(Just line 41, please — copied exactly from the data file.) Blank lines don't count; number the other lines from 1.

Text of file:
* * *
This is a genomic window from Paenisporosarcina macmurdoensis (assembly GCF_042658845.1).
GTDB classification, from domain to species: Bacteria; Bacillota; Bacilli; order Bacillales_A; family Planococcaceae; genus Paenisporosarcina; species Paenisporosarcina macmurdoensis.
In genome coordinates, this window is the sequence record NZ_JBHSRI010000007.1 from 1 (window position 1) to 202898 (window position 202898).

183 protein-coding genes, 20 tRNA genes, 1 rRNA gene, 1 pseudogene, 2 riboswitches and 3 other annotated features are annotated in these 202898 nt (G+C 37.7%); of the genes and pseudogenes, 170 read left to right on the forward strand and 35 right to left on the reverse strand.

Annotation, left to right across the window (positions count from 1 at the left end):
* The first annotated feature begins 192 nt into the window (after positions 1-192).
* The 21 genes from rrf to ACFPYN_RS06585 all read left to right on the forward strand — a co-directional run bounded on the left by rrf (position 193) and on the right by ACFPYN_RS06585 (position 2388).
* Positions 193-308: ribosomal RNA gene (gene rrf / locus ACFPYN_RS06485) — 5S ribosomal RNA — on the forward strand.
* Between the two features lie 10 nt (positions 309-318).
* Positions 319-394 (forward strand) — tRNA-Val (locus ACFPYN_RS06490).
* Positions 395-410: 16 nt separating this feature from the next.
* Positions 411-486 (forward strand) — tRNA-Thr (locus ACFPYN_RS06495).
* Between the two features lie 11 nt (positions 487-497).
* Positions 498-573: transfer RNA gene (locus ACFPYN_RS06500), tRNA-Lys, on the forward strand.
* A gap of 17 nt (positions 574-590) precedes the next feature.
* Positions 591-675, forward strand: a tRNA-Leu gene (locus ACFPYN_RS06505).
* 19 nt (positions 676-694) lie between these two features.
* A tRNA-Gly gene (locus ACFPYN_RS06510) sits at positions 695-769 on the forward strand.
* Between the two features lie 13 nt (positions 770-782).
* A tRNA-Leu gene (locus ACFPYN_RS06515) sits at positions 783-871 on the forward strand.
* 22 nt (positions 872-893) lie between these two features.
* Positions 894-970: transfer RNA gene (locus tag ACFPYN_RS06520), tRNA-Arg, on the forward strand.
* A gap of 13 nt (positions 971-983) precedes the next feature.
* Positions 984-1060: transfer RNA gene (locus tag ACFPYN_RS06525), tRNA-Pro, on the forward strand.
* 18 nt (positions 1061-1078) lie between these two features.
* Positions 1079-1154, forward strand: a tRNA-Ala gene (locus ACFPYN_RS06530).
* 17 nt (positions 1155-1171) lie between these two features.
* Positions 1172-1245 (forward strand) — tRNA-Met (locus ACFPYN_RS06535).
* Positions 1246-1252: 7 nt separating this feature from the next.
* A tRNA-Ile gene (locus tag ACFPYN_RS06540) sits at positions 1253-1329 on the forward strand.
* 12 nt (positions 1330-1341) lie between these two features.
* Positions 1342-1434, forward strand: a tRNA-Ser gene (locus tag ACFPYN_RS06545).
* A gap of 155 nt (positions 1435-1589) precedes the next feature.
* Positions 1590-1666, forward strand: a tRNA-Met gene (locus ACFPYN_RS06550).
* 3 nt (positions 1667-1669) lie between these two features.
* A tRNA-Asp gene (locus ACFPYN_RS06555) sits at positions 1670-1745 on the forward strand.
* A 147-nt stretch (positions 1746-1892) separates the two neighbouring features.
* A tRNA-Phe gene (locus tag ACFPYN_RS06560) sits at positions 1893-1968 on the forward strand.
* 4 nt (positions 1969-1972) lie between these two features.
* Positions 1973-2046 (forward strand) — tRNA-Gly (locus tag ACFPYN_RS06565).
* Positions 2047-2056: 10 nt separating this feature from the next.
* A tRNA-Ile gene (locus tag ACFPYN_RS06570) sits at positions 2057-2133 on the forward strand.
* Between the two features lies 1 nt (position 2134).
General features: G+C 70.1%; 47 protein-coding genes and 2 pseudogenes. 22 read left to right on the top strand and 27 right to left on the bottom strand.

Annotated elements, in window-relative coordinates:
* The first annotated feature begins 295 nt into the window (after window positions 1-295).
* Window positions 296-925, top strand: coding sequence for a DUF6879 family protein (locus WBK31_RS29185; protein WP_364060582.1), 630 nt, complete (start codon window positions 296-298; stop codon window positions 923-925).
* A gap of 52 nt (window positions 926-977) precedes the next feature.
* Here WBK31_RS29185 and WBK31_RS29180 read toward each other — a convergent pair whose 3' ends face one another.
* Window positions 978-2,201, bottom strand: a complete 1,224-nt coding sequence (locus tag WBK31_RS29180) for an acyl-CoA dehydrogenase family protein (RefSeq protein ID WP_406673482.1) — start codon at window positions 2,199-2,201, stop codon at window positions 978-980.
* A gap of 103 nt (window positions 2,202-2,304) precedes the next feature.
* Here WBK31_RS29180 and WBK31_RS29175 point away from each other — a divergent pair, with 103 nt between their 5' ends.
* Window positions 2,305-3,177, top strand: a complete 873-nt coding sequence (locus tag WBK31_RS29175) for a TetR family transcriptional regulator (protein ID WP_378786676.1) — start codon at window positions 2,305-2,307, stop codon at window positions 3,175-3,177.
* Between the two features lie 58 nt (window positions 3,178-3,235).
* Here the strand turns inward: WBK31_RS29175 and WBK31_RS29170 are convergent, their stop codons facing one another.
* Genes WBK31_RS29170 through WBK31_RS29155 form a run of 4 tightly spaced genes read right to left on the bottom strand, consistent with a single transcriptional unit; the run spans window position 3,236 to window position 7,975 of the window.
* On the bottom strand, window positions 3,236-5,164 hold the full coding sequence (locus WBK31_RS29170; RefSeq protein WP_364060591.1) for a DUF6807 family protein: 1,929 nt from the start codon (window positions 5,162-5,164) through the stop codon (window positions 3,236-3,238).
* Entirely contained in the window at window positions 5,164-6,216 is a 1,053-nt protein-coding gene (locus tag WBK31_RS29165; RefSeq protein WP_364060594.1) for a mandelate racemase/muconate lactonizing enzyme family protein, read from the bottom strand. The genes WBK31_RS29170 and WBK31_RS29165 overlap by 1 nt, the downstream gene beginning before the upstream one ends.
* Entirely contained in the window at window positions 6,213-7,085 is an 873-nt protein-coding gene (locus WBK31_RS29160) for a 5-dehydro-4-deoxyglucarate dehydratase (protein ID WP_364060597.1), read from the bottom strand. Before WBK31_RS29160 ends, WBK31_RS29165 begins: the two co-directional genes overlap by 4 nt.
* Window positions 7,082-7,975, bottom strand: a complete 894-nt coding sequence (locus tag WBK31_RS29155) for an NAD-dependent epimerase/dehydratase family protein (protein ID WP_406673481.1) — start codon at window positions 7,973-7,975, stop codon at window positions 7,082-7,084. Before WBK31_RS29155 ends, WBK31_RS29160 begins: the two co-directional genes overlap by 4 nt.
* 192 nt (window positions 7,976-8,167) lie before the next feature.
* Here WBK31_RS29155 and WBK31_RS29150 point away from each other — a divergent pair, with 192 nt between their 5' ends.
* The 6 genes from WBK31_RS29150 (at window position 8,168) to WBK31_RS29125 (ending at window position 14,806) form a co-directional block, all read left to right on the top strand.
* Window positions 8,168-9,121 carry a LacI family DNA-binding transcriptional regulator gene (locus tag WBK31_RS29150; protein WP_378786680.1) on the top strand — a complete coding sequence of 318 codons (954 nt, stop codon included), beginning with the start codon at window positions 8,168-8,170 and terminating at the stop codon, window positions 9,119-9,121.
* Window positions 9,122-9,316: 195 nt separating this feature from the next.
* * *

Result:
* Positions 2047-2056: 10 nt separating this feature from the next.